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How you can help the census

FINGER LAKES—Less painful than income tax but just as necessary, a form for the U.S. 2010 Census will be mailed out to every household in the nation mid-March. Its 10 questions should take no more than 10 minutes of time to fill out and a postage-paid return envelope should make returning it easy.
This is the 23rd decennial (every 10 years) Federal Census since 1790, when it was enacted into law, “That each and every person more than sixteen years of age, whether heads of families or not, belonging to any Family within any division of a district made or established within the United States, shall be, and hereby is, obliged to render to such assistant of the division, a true account, if required, to the best of his or her knowledge, of all and every person belonging to such family respectively, according to the several descriptions aforesaid, on pain of forfeiting twenty dollars…”
Meaning, then, as now, it was illegal to fail to respond.
“We’re urging compliance rather than penalties,” says a representative of the Census Bureau. “We’re in the business of encouraging participation.” Every one percent increase in the speedy return of census forms saves the government 80 to 90 million dollars, he adds.
Expecting a quick response, the government sends a reminder postcard late in March, a replacement form for those not returned by early April; then institutes “non-response follow-up” procedures including sending an enumerator to one’s home to collect data. The fine for non-compliance with the Census has risen from the $20 in 1790 to $5,000—which, when the numbers are adjusted for inflation, may be of relatively equivalent value, the Census representative said.
It’s intended to be simple and easy enough that there’s no reason not to respond.
In brief, one person in the household is asked to count the number of people who live and sleep under their roof most of the time. This does not include students away at school, inmates of nursing homes or prisons, or people serving in the armed forces. Those in the U.S. are counted at the address where they reside—be it college dorm or institutional care. Your household census does include children, newborn babies, foster children, non-relatives living with you and long-term guests. It asks for each person’s name, gender, age, ethnicity—more than one choice may be checked off per individual if appropriate- and also asks about the relationship between individuals living together in the same household. There’s also a question concerning whether the home is owned, mortgaged or rented,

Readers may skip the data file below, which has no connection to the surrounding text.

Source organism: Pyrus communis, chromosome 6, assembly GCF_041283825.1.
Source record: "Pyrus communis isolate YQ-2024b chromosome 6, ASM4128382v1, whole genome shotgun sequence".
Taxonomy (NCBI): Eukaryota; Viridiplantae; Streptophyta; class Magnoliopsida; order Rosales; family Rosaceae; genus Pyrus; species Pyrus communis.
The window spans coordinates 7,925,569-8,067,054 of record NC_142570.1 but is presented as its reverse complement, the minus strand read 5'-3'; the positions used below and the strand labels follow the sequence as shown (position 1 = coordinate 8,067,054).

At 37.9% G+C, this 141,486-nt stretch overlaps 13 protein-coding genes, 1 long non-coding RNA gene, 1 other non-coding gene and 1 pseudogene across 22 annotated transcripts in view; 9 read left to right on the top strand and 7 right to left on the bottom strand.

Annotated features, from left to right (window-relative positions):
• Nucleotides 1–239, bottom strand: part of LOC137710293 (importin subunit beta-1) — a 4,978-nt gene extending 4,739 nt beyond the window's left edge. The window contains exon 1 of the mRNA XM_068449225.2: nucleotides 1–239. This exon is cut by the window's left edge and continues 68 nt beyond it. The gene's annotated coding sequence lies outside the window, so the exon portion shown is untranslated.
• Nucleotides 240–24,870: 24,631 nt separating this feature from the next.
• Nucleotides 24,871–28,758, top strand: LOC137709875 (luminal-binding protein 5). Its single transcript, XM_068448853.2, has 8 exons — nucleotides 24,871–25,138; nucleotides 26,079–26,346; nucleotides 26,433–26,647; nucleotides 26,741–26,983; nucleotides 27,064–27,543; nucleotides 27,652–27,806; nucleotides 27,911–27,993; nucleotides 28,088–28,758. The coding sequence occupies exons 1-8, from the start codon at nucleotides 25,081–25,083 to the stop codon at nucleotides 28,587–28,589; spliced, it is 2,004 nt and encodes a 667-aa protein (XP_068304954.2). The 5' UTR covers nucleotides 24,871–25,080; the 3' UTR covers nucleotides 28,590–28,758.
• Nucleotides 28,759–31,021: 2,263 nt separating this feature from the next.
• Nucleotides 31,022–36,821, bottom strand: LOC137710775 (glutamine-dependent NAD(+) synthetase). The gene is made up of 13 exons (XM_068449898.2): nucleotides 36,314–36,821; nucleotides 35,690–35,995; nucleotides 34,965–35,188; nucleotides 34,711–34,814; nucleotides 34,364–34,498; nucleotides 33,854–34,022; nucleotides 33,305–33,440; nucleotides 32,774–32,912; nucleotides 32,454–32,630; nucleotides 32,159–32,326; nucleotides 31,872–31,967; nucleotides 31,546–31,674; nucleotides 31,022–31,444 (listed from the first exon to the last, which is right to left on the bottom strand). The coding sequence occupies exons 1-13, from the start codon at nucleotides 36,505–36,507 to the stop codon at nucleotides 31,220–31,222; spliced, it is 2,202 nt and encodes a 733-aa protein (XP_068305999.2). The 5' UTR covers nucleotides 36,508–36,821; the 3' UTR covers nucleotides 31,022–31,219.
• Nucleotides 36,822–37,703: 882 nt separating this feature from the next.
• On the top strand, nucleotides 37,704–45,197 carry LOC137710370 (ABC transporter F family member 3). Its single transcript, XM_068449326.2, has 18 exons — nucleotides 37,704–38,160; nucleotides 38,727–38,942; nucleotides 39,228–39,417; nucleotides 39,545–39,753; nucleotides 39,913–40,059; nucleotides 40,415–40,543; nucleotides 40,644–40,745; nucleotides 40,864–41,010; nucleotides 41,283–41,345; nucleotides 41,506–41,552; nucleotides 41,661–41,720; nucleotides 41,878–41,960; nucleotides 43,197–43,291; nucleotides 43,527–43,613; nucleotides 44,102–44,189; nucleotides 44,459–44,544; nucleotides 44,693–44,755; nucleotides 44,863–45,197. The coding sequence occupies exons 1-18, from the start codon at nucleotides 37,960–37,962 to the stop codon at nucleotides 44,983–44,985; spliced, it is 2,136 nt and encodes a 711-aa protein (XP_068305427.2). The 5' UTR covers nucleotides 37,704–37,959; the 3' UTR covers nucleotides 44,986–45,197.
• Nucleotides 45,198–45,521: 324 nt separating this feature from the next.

“People give much more information to people they don’t even know,” said another Census representative. “This impacts your representation in government.”
“The data are used on an aggregate level,” explains Victoria Ehlen, a planner with the Southern Tier Central Regional Planning and Development Board. “Identifying information is never made available, as is required by the Constitution. The Census is like a photo, a snapshot in time.”
Since 2005, more in-depth information is collected from a random sampling of households—about 2.5 percent in a community per year, through the American Community Survey, an arm of the Census Bureau. This, essentially the previous Census long-form, taken together with the nationwide survey, which is more like a snapshot, allows planners to look more continuously at each region’s socio-economic data, to identify trends and community needs.
“One of the things we run across is the aging population,” Ehlen notes. “We’ll be able to identify the rate of aging, the number of people over 65 and estimated movement patterns so communities can care for the needs of their residents.”
Additionally, once the census results are compiled, federal and state legislative districts will be redrawn. “New York State population is not growing as fast as other states, and we could lose a congressional seat,” she says.
David Zorn, executive director of the Genesee Finger Lakes Regional Planning Council, says the data, when compiled, will be available to the public on the Census Bureau’s website. “We use it in a myriad of ways,” he said. “It’s trends, population data, many many things.” Unwilling to make projects on what he expects the data will tell him, he cautions, “First we’re going to look at the numbers, and base decisions on what they’re telling us.”

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